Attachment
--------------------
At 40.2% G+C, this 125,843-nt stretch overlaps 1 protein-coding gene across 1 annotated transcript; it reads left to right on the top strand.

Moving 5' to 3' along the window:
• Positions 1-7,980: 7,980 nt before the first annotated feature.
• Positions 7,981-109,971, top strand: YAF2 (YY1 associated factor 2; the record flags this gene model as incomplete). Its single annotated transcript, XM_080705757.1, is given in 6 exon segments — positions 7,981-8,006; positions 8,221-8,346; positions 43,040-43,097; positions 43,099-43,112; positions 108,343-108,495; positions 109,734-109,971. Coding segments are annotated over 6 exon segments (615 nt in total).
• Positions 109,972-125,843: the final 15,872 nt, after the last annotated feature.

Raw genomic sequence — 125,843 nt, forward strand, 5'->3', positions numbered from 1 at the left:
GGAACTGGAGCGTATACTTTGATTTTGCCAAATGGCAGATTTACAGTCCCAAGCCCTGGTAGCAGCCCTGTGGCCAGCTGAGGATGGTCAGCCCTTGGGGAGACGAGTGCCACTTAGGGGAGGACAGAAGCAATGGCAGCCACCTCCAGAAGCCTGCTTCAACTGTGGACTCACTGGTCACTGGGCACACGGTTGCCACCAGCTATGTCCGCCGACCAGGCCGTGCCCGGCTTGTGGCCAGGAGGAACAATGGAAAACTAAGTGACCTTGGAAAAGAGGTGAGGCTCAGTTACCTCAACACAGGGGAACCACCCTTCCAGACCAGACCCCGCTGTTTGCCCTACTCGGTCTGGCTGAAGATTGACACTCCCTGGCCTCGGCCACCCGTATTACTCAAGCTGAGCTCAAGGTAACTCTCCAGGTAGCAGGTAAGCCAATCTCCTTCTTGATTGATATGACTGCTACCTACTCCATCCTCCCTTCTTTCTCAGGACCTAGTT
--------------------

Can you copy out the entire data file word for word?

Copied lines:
At 40.2% G+C, this 125,843-nt stretch overlaps 1 protein-coding gene across 1 annotated transcript; it reads left to right on the top strand.

Moving 5' to 3' along the window:
• Positions 1-7,980: 7,980 nt before the first annotated feature.
• Positions 7,981-109,971, top strand: YAF2 (YY1 associated factor 2; the record flags this gene model as incomplete). Its single annotated transcript, XM_080705757.1, is given in 6 exon segments — positions 7,981-8,006; positions 8,221-8,346; positions 43,040-43,097; positions 43,099-43,112; positions 108,343-108,495; positions 109,734-109,971. Coding segments are annotated over 6 exon segments (615 nt in total).
• Positions 109,972-125,843: the final 15,872 nt, after the last annotated feature.

Raw genomic sequence — 125,843 nt, forward strand, 5'->3', positions numbered from 1 at the left:
GGAACTGGAGCGTATACTTTGATTTTGCCAAATGGCAGATTTACAGTCCCAAGCCCTGGTAGCAGCCCTGTGGCCAGCTGAGGATGGTCAGCCCTTGGGGAGACGAGTGCCACTTAGGGGAGGACAGAAGCAATGGCAGCCACCTCCAGAAGCCTGCTTCAACTGTGGACTCACTGGTCACTGGGCACACGGTTGCCACCAGCTATGTCCGCCGACCAGGCCGTGCCCGGCTTGTGGCCAGGAGGAACAATGGAAAACTAAGTGACCTTGGAAAAGAGGTGAGGCTCAGTTACCTCAACACAGGGGAACCACCCTTCCAGACCAGACCCCGCTGTTTGCCCTACTCGGTCTGGCTGAAGATTGACACTCCCTGGCCTCGGCCACCCGTATTACTCAAGCTGAGCTCAAGGTAACTCTCCAGGTAGCAGGTAAGCCAATCTCCTTCTTGATTGATATGACTGCTACCTACTCCATCCTCCCTTCTTTCTCAGGACCTAGTT